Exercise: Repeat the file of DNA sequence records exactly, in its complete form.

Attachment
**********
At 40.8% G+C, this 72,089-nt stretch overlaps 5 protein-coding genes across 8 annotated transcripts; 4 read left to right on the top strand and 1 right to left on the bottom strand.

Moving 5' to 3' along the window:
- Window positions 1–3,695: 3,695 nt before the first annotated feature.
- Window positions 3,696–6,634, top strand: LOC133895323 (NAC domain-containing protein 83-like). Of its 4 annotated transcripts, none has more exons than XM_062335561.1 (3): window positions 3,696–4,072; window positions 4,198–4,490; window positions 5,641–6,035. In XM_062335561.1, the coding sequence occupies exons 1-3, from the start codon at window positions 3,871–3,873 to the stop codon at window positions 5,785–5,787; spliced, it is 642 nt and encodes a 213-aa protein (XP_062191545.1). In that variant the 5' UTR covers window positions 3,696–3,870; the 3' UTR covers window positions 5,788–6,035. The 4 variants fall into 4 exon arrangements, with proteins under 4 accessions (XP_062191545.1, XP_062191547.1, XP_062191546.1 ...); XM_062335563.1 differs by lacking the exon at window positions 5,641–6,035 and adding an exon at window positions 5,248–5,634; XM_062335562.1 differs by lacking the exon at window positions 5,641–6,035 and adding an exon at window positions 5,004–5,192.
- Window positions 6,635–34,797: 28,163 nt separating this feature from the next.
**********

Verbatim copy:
At 40.8% G+C, this 72,089-nt stretch overlaps 5 protein-coding genes across 8 annotated transcripts; 4 read left to right on the top strand and 1 right to left on the bottom strand.

Moving 5' to 3' along the window:
- Window positions 1–3,695: 3,695 nt before the first annotated feature.
- Window positions 3,696–6,634, top strand: LOC133895323 (NAC domain-containing protein 83-like). Of its 4 annotated transcripts, none has more exons than XM_062335561.1 (3): window positions 3,696–4,072; window positions 4,198–4,490; window positions 5,641–6,035. In XM_062335561.1, the coding sequence occupies exons 1-3, from the start codon at window positions 3,871–3,873 to the stop codon at window positions 5,785–5,787; spliced, it is 642 nt and encodes a 213-aa protein (XP_062191545.1). In that variant the 5' UTR covers window positions 3,696–3,870; the 3' UTR covers window positions 5,788–6,035. The 4 variants fall into 4 exon arrangements, with proteins under 4 accessions (XP_062191545.1, XP_062191547.1, XP_062191546.1 ...); XM_062335563.1 differs by lacking the exon at window positions 5,641–6,035 and adding an exon at window positions 5,248–5,634; XM_062335562.1 differs by lacking the exon at window positions 5,641–6,035 and adding an exon at window positions 5,004–5,192.
- Window positions 6,635–34,797: 28,163 nt separating this feature from the next.